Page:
It's frigid days like this that I think about the desert.
Here's a link to my new blog, which is intended to present my favorite stories, photos and interviews throughout this journey (Africa, the Middle East, the DC Metro area) that might just eventually find us sealed in the air-tight wine cellar of my beachside mansion in the middle of a hurricane where you'll be forced to listen to my ramblings while everything above us is destroyed in a frenzy of wind, water and flying debris.
"Ha! At least we're not in the wine cellar on my boat," I'll say.
...Anyhow, back in 2012 when I was a young photographer I traveled to Algeria for the second time. And one evening I found myself sitting at a long table with crossed legs on a cushion in the tent of the First Lady of the Polisario Front, Khadija Abdelaziz.
I was contracted by the International Women's Media Foundation (who were funded by Howard Buffett) to take photos of the telecommunications capabilities in the five Polisario camps in the desert. There were three of us, and after all the work was finished, our group ate a dinner of chicken soup and goat with about 20 VIPs, who represent over 100,000 people who have been sequestered from civilization in the desert for decades and desperately want to get their story out by increasing their technological reach.
Hoping to lighten the mood with some friendly verbal ping- pong, I leaned over to a translator sitting next to me.
"Karbash, please tell the First Lady that I have a burning question."
He raised his eyebrows. "A burning one?"
I'd met the president a year before, and had given him a single question, which took him five minutes in silence to answer. The question was: What do you think would happen if the U.S. formally recognized your country? And he said, maybe thinking about the last 40 years of struggle: "If that happens then there would be peace all though the Maghreb."
Anyhow, I leaned over and said: "Can you ask the First Lady what her husband, the President, does for fun?"
"Eh?" Karbash said incredulously, his thin, sensitive mustache covering the decayed teeth that everyone has over there, his eyes flashing like crystals after years of desert sun.
"Go ahead. Ask her."
He asked, and she laughed from the simplicity of the question.
The tent became very quiet. Eyes and ears turned as profound, yet simple truths could be revealed at any moment to people with nothing else to stimulate the brain except small-town gossip, especially from the lips of someone so highly regarded.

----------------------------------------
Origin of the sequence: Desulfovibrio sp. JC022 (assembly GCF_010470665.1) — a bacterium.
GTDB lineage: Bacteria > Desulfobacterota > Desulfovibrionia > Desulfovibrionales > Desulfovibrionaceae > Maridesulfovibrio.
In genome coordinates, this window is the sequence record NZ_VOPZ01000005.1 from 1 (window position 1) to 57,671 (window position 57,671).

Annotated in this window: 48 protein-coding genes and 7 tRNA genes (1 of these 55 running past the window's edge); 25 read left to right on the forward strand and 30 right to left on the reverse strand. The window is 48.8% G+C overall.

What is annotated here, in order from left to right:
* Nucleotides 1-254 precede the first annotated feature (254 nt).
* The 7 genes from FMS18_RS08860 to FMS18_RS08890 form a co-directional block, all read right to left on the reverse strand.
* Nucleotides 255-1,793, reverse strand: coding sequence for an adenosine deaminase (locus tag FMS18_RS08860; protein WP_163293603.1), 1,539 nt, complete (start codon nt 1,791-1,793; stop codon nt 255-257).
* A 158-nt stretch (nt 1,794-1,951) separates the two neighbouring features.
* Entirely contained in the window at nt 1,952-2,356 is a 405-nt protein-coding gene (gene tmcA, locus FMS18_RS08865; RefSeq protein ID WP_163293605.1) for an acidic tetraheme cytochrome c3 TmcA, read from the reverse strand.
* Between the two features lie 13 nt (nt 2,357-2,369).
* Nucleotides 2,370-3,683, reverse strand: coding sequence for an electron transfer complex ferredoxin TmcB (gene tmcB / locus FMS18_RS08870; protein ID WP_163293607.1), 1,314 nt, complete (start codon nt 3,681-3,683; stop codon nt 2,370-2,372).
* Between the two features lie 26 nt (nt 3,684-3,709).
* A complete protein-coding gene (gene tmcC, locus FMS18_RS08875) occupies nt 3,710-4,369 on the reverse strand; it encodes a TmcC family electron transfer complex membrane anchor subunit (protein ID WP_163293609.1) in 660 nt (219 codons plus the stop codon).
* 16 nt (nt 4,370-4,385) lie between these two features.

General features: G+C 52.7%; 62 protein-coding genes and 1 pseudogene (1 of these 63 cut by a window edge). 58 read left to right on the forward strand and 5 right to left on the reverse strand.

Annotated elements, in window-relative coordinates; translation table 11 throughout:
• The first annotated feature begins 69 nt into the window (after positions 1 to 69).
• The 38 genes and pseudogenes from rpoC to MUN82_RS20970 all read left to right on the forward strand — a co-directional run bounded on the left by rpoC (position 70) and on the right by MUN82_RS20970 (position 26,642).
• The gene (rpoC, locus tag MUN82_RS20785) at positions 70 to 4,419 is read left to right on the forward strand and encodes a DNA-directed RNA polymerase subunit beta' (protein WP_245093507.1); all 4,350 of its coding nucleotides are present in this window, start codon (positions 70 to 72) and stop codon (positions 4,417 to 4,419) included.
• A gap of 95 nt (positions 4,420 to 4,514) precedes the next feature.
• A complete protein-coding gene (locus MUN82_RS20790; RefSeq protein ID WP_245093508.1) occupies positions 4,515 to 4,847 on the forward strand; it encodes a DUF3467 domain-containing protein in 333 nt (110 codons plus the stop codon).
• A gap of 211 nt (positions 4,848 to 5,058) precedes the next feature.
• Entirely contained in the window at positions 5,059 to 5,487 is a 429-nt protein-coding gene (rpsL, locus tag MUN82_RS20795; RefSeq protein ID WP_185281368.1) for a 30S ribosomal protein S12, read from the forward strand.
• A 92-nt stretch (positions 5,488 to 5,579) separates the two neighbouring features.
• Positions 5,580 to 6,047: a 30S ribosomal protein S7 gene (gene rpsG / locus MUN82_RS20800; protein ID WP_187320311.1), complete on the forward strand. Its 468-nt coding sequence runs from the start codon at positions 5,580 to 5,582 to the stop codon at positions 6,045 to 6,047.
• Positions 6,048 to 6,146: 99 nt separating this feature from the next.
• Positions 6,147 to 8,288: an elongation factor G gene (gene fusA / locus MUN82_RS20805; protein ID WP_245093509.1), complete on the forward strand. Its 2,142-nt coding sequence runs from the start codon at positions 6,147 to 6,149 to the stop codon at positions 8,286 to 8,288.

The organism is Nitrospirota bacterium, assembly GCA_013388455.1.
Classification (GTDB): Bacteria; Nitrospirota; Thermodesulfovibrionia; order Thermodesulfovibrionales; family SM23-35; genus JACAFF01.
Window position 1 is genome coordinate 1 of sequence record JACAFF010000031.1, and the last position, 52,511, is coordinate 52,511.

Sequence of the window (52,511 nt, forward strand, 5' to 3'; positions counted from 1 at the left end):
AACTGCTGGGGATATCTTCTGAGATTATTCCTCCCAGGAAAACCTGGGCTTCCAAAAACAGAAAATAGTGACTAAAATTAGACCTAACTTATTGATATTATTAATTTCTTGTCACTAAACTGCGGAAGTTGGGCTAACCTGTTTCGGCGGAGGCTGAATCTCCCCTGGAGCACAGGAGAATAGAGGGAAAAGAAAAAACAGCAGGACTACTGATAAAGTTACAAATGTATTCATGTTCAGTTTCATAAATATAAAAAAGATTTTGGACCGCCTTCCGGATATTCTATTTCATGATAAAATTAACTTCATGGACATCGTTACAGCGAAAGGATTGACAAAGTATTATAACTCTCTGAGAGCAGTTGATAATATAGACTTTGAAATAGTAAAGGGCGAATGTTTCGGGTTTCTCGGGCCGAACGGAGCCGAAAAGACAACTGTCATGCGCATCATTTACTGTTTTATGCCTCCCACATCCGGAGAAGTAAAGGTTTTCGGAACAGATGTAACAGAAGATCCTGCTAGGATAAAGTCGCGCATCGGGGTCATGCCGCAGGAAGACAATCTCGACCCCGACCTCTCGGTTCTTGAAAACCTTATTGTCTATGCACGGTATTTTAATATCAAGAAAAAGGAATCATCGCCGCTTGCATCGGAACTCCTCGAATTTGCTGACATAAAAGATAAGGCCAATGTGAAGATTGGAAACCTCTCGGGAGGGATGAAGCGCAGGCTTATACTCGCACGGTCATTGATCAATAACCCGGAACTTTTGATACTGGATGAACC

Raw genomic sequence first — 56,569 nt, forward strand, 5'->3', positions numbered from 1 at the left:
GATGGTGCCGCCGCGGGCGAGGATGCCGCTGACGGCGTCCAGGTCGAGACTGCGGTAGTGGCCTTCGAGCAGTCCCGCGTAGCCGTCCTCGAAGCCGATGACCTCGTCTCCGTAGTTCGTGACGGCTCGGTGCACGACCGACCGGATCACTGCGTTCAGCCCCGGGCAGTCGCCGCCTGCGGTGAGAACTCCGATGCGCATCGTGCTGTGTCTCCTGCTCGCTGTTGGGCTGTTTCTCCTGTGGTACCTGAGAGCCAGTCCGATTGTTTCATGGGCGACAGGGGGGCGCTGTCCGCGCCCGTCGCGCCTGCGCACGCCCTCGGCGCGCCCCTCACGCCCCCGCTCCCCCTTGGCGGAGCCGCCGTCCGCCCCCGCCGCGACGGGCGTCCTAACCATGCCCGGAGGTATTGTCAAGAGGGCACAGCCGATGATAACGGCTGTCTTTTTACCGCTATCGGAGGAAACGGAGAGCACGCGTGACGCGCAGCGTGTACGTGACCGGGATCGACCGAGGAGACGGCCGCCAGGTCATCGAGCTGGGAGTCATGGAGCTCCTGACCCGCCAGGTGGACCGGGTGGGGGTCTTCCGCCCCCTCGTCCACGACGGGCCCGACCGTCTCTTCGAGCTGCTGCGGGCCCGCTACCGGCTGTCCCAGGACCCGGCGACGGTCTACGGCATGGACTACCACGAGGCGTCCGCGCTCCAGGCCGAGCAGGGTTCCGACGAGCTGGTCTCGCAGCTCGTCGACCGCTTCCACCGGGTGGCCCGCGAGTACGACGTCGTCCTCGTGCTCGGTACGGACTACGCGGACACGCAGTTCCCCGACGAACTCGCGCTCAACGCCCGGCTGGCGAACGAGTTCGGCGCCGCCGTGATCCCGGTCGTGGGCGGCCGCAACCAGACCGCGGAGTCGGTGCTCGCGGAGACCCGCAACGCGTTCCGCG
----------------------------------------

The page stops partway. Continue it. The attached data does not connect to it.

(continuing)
She dignified the question by answering it, but spoke like a politician.
Karbash turned: "She says that he does not have time for such things, but that he likes to walk."
"I see. And what does she like to do for fun?"
The women giggled at the forwardness of such intimate questions. I mean, these people have fought the Moroccan government for control over a Colorado-sized piece of territory in the desert since the 1970s, and the small audience of ministers and high-ranking military officials sat rapt with attention. But sometimes you have to loosen up to understand who you're talking to.
The First Lady gently responded with a personal gift of disclosure, but quickly followed it by declaring her tireless loyalty to a cause that has no time for such frivolities as personal pleasures, because underneath the question lingered others: How can you find happiness in such a place as familiar faces wither and age as your hopes for independence go on for years and the world has forgotten about you...
Karbash turned to me. "She says that she likes to read and she used to sing. But she has no time for such things now."
And at that moment Nadine, the leader of our group, said: "I suppose there is no denying your husband."
"Can't deny him?" I asked. "She's the only one here who can deny him!"
Karbash quickly translated and the entire room burst into laughter. See, even in a Muslim society deep in the desert with the Sahrawi, it was absolutely true.